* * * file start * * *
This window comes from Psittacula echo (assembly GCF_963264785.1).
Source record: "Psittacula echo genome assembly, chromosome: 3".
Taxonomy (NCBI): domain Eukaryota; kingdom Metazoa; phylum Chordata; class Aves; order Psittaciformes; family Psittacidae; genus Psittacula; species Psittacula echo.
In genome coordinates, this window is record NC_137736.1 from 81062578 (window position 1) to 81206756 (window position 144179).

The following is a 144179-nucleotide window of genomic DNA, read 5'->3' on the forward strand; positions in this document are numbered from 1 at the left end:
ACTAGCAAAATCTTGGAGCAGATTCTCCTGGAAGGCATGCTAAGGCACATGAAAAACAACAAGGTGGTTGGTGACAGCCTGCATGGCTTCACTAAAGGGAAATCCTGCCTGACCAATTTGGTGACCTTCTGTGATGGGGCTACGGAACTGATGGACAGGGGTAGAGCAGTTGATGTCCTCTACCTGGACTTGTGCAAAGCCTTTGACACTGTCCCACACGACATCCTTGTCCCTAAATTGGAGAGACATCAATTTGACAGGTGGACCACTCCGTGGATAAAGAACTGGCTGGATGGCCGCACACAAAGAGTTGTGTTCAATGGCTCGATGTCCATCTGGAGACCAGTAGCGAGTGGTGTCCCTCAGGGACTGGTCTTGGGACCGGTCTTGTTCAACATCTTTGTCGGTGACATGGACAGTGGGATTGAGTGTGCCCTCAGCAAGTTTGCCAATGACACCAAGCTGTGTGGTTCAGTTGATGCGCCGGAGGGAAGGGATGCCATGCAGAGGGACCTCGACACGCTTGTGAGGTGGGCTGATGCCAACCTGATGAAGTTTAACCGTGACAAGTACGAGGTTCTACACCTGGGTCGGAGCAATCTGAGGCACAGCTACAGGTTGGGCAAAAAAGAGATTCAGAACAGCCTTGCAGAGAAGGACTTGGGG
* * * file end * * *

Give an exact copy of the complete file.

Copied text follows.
This window comes from Psittacula echo (assembly GCF_963264785.1).
Source record: "Psittacula echo genome assembly, chromosome: 3".
Taxonomy (NCBI): domain Eukaryota; kingdom Metazoa; phylum Chordata; class Aves; order Psittaciformes; family Psittacidae; genus Psittacula; species Psittacula echo.
In genome coordinates, this window is record NC_137736.1 from 81062578 (window position 1) to 81206756 (window position 144179).

The following is a 144179-nucleotide window of genomic DNA, read 5'->3' on the forward strand; positions in this document are numbered from 1 at the left end:
ACTAGCAAAATCTTGGAGCAGATTCTCCTGGAAGGCATGCTAAGGCACATGAAAAACAACAAGGTGGTTGGTGACAGCCTGCATGGCTTCACTAAAGGGAAATCCTGCCTGACCAATTTGGTGACCTTCTGTGATGGGGCTACGGAACTGATGGACAGGGGTAGAGCAGTTGATGTCCTCTACCTGGACTTGTGCAAAGCCTTTGACACTGTCCCACACGACATCCTTGTCCCTAAATTGGAGAGACATCAATTTGACAGGTGGACCACTCCGTGGATAAAGAACTGGCTGGATGGCCGCACACAAAGAGTTGTGTTCAATGGCTCGATGTCCATCTGGAGACCAGTAGCGAGTGGTGTCCCTCAGGGACTGGTCTTGGGACCGGTCTTGTTCAACATCTTTGTCGGTGACATGGACAGTGGGATTGAGTGTGCCCTCAGCAAGTTTGCCAATGACACCAAGCTGTGTGGTTCAGTTGATGCGCCGGAGGGAAGGGATGCCATGCAGAGGGACCTCGACACGCTTGTGAGGTGGGCTGATGCCAACCTGATGAAGTTTAACCGTGACAAGTACGAGGTTCTACACCTGGGTCGGAGCAATCTGAGGCACAGCTACAGGTTGGGCAAAAAAGAGATTCAGAACAGCCTTGCAGAGAAGGACTTGGGG